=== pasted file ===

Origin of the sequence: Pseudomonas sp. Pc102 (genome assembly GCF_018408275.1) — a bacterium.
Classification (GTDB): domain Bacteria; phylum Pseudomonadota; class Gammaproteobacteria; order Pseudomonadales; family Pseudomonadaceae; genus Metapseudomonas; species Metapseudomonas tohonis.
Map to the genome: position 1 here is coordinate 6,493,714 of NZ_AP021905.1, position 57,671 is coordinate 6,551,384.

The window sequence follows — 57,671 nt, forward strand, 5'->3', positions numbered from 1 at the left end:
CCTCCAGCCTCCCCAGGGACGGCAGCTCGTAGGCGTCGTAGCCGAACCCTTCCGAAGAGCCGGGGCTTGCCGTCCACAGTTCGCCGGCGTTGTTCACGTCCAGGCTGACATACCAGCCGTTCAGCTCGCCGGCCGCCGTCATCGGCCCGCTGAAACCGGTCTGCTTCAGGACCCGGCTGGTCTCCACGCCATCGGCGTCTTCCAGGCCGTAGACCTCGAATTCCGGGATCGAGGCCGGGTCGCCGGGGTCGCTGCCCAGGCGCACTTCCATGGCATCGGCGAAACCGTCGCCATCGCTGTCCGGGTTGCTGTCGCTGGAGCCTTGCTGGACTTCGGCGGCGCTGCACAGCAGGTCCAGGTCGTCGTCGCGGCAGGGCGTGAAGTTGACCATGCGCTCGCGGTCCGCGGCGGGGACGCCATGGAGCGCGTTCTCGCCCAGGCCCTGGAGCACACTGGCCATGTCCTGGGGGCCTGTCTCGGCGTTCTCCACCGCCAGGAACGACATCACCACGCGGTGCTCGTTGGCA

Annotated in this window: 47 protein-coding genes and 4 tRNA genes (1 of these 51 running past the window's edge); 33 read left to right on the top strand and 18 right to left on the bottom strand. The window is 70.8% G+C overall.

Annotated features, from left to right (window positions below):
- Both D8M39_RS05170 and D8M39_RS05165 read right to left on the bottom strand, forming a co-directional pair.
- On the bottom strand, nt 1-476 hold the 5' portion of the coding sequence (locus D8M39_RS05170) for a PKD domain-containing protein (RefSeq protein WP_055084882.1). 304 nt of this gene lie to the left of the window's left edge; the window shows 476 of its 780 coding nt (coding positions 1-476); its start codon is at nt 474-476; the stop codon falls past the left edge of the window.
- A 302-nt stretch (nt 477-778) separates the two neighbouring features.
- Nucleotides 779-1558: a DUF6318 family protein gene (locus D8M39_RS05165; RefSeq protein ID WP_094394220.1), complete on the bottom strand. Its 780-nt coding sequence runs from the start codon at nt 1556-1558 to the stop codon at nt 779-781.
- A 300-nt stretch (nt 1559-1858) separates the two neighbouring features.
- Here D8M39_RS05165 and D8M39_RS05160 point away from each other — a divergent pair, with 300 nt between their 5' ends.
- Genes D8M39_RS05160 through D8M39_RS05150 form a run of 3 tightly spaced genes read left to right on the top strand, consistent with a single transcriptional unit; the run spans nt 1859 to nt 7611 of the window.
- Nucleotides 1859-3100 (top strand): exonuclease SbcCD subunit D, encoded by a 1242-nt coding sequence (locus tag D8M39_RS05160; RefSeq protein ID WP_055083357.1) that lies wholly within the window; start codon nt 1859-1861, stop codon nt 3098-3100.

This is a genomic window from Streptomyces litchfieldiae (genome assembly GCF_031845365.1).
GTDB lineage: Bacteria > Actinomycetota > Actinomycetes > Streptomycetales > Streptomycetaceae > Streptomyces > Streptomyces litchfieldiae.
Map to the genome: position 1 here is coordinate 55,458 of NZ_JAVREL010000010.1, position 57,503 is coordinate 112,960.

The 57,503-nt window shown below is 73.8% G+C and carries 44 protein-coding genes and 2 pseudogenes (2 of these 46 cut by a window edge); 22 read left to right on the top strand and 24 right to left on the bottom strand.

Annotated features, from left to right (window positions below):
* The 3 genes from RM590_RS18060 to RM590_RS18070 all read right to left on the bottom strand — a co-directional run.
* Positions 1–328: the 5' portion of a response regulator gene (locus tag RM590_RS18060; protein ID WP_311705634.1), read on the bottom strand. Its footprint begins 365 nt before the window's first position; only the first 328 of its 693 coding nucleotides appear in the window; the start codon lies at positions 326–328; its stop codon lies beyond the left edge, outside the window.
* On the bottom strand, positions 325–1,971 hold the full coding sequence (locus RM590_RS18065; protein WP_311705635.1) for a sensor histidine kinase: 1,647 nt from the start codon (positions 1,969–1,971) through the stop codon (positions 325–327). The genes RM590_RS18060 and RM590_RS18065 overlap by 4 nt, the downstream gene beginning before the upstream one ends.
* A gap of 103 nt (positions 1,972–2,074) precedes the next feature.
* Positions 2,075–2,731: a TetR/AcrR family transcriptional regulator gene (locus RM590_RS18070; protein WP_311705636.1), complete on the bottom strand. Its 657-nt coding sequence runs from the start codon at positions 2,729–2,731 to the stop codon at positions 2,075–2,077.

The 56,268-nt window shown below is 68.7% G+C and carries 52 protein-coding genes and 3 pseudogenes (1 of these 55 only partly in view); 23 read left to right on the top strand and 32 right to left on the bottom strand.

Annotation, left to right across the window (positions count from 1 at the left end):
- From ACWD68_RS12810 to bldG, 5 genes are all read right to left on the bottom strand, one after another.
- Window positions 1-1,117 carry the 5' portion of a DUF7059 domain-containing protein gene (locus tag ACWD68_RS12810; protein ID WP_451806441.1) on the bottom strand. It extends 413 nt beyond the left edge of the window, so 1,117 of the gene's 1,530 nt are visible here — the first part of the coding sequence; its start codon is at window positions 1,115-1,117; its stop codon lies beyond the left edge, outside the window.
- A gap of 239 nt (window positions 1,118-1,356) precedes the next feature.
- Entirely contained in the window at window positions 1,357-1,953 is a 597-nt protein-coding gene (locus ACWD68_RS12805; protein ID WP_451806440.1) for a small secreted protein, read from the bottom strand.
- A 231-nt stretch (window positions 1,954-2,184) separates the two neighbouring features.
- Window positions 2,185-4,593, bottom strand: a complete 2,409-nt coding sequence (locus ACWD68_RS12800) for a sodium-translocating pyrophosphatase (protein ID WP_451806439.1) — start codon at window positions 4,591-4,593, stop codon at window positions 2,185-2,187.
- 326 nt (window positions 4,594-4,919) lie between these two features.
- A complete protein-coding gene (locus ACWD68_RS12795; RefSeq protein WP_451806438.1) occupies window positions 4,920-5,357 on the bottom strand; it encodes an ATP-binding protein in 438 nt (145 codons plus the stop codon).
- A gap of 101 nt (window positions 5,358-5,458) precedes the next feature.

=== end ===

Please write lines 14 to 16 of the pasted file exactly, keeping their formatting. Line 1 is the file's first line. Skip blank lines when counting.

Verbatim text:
- Genes D8M39_RS05160 through D8M39_RS05150 form a run of 3 tightly spaced genes read left to right on the top strand, consistent with a single transcriptional unit; the run spans nt 1859 to nt 7611 of the window.
- Nucleotides 1859-3100 (top strand): exonuclease SbcCD subunit D, encoded by a 1242-nt coding sequence (locus tag D8M39_RS05160; RefSeq protein ID WP_055083357.1) that lies wholly within the window; start codon nt 1859-1861, stop codon nt 3098-3100.

This is a genomic window from Streptomyces litchfieldiae (genome assembly GCF_031845365.1).